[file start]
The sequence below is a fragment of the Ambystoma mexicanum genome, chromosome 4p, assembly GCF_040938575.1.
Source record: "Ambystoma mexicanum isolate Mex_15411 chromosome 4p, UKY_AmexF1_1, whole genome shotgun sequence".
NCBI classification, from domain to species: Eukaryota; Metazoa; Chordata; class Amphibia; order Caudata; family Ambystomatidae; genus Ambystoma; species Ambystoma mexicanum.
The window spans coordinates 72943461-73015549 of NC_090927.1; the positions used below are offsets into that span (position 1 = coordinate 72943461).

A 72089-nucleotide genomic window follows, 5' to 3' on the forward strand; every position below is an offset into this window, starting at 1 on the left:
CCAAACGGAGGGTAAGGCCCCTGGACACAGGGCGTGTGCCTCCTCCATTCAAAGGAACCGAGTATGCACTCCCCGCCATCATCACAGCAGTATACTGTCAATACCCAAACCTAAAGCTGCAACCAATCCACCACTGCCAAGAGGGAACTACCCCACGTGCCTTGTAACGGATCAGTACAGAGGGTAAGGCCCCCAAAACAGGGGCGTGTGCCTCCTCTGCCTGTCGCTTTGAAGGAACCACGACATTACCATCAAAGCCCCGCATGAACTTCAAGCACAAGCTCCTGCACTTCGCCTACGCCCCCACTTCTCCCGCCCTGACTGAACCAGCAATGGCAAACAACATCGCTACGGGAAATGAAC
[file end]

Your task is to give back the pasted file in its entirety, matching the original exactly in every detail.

The sequence below is a fragment of the Ambystoma mexicanum genome, chromosome 4p, assembly GCF_040938575.1.
Source record: "Ambystoma mexicanum isolate Mex_15411 chromosome 4p, UKY_AmexF1_1, whole genome shotgun sequence".
NCBI classification, from domain to species: Eukaryota; Metazoa; Chordata; class Amphibia; order Caudata; family Ambystomatidae; genus Ambystoma; species Ambystoma mexicanum.
The window spans coordinates 72943461-73015549 of NC_090927.1; the positions used below are offsets into that span (position 1 = coordinate 72943461).

A 72089-nucleotide genomic window follows, 5' to 3' on the forward strand; every position below is an offset into this window, starting at 1 on the left:
CCAAACGGAGGGTAAGGCCCCTGGACACAGGGCGTGTGCCTCCTCCATTCAAAGGAACCGAGTATGCACTCCCCGCCATCATCACAGCAGTATACTGTCAATACCCAAACCTAAAGCTGCAACCAATCCACCACTGCCAAGAGGGAACTACCCCACGTGCCTTGTAACGGATCAGTACAGAGGGTAAGGCCCCCAAAACAGGGGCGTGTGCCTCCTCTGCCTGTCGCTTTGAAGGAACCACGACATTACCATCAAAGCCCCGCATGAACTTCAAGCACAAGCTCCTGCACTTCGCCTACGCCCCCACTTCTCCCGCCCTGACTGAACCAGCAATGGCAAACAACATCGCTACGGGAAATGAAC